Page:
CANBERRA – For reasons of geography and demography, Indonesia is no less important to Australia in Asia than China, India and Japan.
With almost 2 million square kilometers of area, Indonesia is the largest and most populous country in Australia’s neighborhood, occupying a strategic position astride its northern approaches through which much of Australia’s trade passes. It is also the world’s 15th biggest economy in purchasing power parity (PPP) dollars with a GDP of $1.2 trillion. Indonesia’s GDP has overtaken Australia’s and its population (237 million) is now more than 10 times bigger.
Little wonder then that, in March, Australia’s first ever national security strategy paper noted that a “positive relationship with Indonesia contributes profoundly to Australia’s overall security”; therefore, maintaining “the positive trajectory of that relationship is a priority.”
Links between Australia and Indonesia have been growing in volume and range, encompassing technical, economic, cultural, defense and educational exchanges. At A$505 million, Australia’s official development assistance to Indonesia is its largest bilateral aid program.
Both Indonesia and Australia are middle powers, although their activism as such has been routed through the Association of Southeast Asian Nations (ASEAN) or the Nonaligned Movement (NAM) vs. Western diplomatic coalitions. Indonesia is central to Australia’s regional diplomacy through ASEAN, the Asia-Pacific Economic Cooperation forum and the East Asia Summit, and could be helpful to Canberra’s global multilateralism also through the Group of 20, NAM and U.N. forums.
Even short of lofty multilateral initiatives at either regional or global levels, Indonesia has been central to recent Australian concerns with a range of nontraditional security threats — from Islamic terrorism to boat-borne asylum seekers. The consolidation of secular democratic governance in Indonesia is equally vital to Australian interests and values.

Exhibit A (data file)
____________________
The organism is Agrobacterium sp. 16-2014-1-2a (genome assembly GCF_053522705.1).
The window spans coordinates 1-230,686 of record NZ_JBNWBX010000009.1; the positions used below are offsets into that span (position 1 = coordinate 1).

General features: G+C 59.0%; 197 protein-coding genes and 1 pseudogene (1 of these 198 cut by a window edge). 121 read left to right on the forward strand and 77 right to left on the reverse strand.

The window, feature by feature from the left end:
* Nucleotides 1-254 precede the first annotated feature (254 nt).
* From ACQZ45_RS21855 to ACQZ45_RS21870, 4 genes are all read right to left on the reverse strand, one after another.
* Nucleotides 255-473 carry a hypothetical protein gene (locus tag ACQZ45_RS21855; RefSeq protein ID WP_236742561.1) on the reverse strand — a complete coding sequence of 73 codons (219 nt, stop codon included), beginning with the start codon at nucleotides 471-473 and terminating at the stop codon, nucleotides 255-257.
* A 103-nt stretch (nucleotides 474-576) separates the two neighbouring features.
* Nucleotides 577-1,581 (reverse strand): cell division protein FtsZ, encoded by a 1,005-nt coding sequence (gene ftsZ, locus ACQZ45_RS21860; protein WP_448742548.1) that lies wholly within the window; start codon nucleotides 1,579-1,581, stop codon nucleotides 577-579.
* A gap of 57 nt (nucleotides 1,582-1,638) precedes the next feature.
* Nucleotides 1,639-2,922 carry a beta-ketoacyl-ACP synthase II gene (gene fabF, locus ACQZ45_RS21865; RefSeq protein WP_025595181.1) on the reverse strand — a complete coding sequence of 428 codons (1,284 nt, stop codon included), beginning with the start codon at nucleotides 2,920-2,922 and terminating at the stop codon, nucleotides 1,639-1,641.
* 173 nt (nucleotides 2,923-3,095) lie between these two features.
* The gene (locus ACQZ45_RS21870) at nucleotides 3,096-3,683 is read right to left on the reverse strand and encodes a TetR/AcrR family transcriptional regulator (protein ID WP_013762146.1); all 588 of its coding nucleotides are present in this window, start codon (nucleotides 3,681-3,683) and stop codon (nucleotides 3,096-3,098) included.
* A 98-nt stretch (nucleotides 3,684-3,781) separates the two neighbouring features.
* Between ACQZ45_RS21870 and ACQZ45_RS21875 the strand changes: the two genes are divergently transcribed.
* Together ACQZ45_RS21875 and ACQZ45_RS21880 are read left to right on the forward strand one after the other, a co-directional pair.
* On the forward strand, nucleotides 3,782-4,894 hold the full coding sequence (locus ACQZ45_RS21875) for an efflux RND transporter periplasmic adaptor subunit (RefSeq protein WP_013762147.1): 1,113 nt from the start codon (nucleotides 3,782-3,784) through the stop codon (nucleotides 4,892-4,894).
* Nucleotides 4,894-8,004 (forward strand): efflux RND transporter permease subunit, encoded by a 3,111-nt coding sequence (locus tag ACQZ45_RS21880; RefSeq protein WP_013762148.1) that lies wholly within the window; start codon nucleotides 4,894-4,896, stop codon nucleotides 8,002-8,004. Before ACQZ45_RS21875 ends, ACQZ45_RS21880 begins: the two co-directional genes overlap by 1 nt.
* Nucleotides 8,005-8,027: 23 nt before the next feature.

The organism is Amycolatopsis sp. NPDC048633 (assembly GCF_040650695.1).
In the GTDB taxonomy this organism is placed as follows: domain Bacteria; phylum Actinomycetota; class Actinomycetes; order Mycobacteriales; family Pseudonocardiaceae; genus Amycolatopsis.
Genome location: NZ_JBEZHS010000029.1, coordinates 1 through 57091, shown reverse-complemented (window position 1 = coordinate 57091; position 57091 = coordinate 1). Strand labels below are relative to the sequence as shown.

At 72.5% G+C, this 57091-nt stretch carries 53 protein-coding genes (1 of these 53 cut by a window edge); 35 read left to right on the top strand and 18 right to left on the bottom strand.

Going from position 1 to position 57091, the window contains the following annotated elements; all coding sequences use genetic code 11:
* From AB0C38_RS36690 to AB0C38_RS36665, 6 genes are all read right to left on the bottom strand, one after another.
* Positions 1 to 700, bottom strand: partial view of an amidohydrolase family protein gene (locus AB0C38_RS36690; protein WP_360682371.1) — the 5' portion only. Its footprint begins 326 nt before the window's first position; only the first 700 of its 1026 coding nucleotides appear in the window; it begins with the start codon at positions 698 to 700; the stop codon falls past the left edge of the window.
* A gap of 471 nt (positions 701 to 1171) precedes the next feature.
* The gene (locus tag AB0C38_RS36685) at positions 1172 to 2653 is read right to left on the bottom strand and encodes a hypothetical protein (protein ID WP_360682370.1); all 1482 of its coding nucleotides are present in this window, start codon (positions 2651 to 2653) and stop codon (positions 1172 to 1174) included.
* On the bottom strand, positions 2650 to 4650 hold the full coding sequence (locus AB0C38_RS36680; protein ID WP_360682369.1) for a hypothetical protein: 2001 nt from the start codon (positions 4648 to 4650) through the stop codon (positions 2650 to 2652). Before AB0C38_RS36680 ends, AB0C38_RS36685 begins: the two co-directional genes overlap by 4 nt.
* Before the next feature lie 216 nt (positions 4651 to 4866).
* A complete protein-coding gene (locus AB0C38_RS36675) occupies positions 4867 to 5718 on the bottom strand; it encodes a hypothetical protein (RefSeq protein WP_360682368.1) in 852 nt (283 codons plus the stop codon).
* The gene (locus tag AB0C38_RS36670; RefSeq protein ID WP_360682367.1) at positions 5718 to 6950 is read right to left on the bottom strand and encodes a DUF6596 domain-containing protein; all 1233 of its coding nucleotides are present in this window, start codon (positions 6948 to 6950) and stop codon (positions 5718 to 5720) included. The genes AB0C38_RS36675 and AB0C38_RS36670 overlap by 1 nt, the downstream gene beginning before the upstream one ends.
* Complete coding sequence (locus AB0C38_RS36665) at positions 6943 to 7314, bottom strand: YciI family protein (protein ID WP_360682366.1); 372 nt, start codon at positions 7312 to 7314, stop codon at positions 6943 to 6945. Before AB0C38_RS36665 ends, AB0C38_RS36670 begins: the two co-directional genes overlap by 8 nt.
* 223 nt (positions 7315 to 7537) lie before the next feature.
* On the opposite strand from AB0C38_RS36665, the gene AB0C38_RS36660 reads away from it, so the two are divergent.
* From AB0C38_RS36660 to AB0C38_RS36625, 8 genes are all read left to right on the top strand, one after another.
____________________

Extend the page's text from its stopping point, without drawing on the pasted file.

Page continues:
Over the past decade the bilateral relationship has matured and become closer, but it still has not been able to escape periodic episodes of friction. After a decade of economic and social volatility and post-Suharto political consolidation, the Indonesia relationship requires careful management and a new construct to underpin the breadth of consultation and cooperation. The Gillard government has not been as sensitive to Indonesian concerns as it should be, especially given the rare combination of an Australia-phile Indonesian president and foreign minister.
Irritants in the bilateral relationship stem from popular Australian misperceptions about the changes in Indonesia and political condescension on the part of some leaders. They include problems in managing the flow of asylum seekers who use Indonesia as a transit or staging point for dangerous sea crossings; popular perceptions of rampant corruption and residual authoritarian rule in Indonesia; and Indonesians’ beliefs that Canberra too often fails to take into consideration their perspectives on crucial issues.